Read More: Bizarre Infinite Combo takes Over MTG Format

New Additions

Case of the Ransacked Lab

Where things get interesting is with the inclusion of Case of the Ransacked Lab. Case acts as a combo piece just like Baral does, maximizing your Rituals and making it easier to win via Gifts Ungiven. While it costs one more mana than Goblin Electromancer, it is much more effective in a wide variety of matchups.

First and foremost, Case doesn’t die to Creature removal, something old Storm lists were surprisingly a bit vulnerable too. Considering that removal has gotten significantly more efficient in recent years (think Solitude for example), holding up Remand or Flusterstorm isn’t always a reliable way to protect your cost reducers.

Additionally, in spots where getting to a full Grapeshot kill is tough, such as against a bevy of discard spells from the opponent, it’s not unreasonable to Solve the Case and turn all of your future Rituals into cantrips. Imagine casting a couple Rituals, a cantrip, and Empty the Warrens. Now, not only does your opponent have to contend with your big board of tokens, but they also risk falling behind on the card advantage front.

Speaking of cantrips, being able to add Preordain recently to go alongside Serum Visions and Consider is a big deal. Preordain is very strong and helps make finding Case or Gifts Ungiven much easier.

Read More: MTG Designer Discusses Potentially Returning Blocks Feature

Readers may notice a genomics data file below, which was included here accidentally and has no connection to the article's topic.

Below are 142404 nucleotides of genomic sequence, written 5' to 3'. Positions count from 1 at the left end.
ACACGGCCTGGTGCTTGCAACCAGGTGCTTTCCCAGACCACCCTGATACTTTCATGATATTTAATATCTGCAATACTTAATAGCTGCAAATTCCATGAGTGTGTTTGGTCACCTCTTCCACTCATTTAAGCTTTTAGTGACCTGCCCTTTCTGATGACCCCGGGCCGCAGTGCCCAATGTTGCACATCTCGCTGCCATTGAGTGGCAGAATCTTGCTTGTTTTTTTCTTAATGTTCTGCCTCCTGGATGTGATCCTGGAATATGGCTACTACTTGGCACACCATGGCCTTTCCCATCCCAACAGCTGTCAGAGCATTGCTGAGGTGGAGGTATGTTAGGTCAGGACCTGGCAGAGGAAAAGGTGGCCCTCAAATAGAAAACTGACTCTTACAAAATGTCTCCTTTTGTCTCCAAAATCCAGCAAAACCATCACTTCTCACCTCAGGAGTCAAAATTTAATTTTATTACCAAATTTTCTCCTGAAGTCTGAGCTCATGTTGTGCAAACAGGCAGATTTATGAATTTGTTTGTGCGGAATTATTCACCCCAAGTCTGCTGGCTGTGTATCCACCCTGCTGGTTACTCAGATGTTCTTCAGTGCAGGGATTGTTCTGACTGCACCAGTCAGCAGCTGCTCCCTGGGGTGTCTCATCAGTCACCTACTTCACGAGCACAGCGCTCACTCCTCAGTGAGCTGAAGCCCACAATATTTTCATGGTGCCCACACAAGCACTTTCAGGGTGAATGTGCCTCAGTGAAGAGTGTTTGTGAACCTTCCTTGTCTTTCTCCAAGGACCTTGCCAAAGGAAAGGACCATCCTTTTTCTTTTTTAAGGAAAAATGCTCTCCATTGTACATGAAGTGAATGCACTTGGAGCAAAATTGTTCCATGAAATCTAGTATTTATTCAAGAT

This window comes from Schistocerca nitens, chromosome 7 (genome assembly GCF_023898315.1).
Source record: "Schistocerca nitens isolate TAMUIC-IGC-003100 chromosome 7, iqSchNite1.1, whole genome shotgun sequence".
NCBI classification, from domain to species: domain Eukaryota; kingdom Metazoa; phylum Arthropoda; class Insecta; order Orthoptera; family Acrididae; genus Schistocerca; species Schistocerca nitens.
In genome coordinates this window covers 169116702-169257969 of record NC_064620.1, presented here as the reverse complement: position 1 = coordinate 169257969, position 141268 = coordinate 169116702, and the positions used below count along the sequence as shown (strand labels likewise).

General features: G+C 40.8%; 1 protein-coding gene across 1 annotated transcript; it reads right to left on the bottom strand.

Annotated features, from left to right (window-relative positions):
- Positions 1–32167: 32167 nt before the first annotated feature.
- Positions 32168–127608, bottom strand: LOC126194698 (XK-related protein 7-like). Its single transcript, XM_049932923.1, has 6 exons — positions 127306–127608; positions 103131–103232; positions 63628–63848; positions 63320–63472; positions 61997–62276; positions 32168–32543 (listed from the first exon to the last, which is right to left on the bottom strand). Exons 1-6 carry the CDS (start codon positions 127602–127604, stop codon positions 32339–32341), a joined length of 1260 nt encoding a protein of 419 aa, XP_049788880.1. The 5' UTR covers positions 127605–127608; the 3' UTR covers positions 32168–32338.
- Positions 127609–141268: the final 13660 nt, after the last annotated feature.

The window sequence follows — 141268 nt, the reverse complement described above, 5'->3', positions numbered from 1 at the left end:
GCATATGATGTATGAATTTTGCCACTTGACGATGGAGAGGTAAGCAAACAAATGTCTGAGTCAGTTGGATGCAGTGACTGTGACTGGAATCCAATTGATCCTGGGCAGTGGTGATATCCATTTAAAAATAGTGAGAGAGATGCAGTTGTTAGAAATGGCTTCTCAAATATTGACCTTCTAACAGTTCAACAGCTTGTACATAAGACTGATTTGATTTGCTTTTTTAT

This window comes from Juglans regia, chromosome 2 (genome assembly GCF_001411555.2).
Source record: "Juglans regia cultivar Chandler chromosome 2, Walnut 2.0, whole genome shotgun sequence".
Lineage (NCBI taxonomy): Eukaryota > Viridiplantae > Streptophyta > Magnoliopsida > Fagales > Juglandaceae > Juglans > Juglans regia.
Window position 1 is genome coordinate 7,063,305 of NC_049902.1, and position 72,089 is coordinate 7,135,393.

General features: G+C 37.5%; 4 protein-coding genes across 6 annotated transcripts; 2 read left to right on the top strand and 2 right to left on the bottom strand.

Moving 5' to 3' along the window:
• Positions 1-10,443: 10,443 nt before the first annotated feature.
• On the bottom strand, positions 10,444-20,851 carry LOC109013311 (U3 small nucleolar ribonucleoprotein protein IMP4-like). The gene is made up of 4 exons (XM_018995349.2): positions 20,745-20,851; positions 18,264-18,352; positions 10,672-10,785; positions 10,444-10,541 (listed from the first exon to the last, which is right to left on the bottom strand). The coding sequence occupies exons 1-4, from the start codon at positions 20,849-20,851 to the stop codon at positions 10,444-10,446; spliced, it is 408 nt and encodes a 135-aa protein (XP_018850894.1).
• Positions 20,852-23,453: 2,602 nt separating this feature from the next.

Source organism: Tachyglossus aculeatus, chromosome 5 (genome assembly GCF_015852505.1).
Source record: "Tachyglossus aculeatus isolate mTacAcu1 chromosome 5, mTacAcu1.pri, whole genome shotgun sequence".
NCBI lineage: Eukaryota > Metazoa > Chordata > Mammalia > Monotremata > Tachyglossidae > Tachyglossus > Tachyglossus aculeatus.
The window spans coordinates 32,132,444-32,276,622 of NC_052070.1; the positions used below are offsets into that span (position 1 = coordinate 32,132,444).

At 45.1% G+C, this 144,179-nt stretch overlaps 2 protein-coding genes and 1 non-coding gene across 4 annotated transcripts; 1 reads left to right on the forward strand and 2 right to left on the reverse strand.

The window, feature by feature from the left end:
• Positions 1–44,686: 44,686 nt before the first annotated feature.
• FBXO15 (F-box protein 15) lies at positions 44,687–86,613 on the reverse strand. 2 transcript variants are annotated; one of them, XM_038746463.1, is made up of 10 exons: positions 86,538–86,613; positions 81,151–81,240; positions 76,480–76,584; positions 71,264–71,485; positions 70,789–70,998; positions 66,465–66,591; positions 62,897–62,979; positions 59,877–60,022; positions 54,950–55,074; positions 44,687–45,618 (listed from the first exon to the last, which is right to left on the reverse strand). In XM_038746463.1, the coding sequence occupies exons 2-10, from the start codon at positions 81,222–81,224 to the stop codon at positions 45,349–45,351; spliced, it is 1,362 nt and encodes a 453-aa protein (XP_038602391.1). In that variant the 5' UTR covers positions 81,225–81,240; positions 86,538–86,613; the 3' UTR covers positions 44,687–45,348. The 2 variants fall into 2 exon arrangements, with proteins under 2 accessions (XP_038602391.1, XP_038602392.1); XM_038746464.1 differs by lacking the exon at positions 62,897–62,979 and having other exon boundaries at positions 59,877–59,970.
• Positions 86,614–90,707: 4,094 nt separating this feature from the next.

Strengths and Weaknesses

Grief

In general, Gifts Ungiven Storm still has its bevy of tough matchups to watch out for. Cascade decks are far from dead, and they are capable of presenting a quick clock backed up by Force of Negation. The presence of Grief in decks like Esper Goryo’s Vengeance combo and Rakdos Scam can be a bit problematic. Izzet Murktide seems like the nightmare matchup, presenting a great mix of efficient threats and plenty of counter magic to make it nearly impossible for you to find your footing.

This doesn’t even take into account graveyard interaction and other forms of hate that have historically been effective against Storm shells. Still, this isn’t to say there aren’t some things going for the Storm deck. Other combo decks like Golgari Yawgmoth, Thran Physician combo and Amulet Titan don’t play the widest range of disruption for the matchup, and you can often combo kill them before they can do the same to you. Slower strategies like Tron that need a bit of set up time can really struggle, too.

This deck attacks from a rather unique angle, so if you’re not prepared for it in some capacity, you may have a hard time. Additionally, this archetype is a rather budget-friendly option compared to the rest of the decks in the Modern format. Even with the pricy manabase and playset of Flusterstorm in the sideboard, you can purchase the entire deck for under $400.

This is a solid deal in an expensive format like Modern. With this in mind, whether you’re a Storm aficionado looking to dust off the cobwebs on your beloved Modern deck or you’re simply looking for something intriguing to play in this stale metagame, definitely give this deck a shot.

Read More: Top Five Most Broken MTG Modern Decks of All Time